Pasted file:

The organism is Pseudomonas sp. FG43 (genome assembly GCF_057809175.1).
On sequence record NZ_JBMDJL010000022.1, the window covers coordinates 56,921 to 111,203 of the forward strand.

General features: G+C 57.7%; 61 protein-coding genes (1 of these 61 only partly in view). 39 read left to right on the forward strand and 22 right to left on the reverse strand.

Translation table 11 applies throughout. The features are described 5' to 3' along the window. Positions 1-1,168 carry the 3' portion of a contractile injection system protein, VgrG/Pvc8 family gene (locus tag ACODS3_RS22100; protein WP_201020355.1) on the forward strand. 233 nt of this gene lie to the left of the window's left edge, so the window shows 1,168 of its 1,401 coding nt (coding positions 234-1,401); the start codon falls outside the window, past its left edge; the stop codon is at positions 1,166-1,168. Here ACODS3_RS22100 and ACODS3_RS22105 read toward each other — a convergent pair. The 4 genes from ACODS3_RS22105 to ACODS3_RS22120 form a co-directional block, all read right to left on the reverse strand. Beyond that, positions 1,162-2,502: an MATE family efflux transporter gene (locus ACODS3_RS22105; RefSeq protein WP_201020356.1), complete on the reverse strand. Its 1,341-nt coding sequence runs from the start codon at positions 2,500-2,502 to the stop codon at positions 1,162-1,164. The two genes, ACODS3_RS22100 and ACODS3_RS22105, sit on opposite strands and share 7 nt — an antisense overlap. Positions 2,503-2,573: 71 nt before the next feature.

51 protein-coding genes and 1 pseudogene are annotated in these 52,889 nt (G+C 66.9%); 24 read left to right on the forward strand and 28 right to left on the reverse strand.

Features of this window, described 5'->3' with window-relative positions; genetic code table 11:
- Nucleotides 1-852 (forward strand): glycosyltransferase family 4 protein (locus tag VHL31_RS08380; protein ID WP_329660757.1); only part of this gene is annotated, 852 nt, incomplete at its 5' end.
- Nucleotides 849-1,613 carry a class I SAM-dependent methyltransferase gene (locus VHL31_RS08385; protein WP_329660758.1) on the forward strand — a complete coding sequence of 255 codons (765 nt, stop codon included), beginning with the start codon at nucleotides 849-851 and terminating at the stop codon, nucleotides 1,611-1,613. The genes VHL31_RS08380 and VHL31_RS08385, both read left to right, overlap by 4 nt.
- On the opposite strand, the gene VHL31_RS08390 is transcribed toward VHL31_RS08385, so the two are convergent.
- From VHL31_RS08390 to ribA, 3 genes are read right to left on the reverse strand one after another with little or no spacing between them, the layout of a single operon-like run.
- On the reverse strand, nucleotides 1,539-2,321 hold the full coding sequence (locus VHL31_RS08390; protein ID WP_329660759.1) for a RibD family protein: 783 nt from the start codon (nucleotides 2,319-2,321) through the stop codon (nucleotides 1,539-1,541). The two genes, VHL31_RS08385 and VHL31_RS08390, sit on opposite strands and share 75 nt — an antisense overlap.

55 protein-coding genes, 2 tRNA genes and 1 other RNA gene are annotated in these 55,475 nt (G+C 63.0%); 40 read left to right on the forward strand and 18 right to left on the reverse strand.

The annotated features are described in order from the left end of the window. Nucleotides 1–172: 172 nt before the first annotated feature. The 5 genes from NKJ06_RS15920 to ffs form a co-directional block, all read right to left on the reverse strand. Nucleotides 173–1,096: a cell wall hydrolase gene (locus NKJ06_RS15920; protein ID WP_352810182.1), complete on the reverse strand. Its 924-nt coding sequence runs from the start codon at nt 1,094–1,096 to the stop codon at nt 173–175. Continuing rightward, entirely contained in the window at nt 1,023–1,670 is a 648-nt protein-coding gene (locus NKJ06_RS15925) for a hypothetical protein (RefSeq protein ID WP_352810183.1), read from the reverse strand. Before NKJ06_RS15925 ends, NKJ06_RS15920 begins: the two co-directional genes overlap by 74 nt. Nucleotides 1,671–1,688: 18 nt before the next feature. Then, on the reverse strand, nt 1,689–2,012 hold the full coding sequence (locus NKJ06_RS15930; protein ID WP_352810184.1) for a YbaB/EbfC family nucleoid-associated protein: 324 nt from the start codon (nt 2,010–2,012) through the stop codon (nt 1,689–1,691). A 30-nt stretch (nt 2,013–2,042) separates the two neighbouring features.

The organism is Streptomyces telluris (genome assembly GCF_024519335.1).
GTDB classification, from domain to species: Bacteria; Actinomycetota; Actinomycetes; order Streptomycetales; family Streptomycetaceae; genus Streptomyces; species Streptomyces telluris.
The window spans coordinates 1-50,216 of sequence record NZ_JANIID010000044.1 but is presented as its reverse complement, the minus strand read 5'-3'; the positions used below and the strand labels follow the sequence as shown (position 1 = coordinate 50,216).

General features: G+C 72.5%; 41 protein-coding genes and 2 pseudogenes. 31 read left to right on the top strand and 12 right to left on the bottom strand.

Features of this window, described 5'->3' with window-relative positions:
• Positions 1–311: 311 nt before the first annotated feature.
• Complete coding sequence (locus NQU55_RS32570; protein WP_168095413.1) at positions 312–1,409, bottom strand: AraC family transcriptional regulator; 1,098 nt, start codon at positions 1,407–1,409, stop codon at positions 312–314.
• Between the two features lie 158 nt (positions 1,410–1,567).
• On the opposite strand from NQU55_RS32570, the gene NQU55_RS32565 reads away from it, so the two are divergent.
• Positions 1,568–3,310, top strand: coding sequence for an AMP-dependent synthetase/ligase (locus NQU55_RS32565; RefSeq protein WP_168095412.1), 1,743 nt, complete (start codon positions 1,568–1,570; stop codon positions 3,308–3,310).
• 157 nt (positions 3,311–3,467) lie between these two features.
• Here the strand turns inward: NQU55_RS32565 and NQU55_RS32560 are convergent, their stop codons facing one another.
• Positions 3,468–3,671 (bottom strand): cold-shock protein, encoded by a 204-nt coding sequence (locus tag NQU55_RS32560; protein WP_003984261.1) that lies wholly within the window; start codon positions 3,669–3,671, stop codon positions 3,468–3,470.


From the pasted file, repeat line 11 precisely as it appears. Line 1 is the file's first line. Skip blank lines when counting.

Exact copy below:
- On the reverse strand, nucleotides 1,539-2,321 hold the full coding sequence (locus VHL31_RS08390; protein ID WP_329660759.1) for a RibD family protein: 783 nt from the start codon (nucleotides 2,319-2,321) through the stop codon (nucleotides 1,539-1,541). The two genes, VHL31_RS08385 and VHL31_RS08390, sit on opposite strands and share 75 nt — an antisense overlap.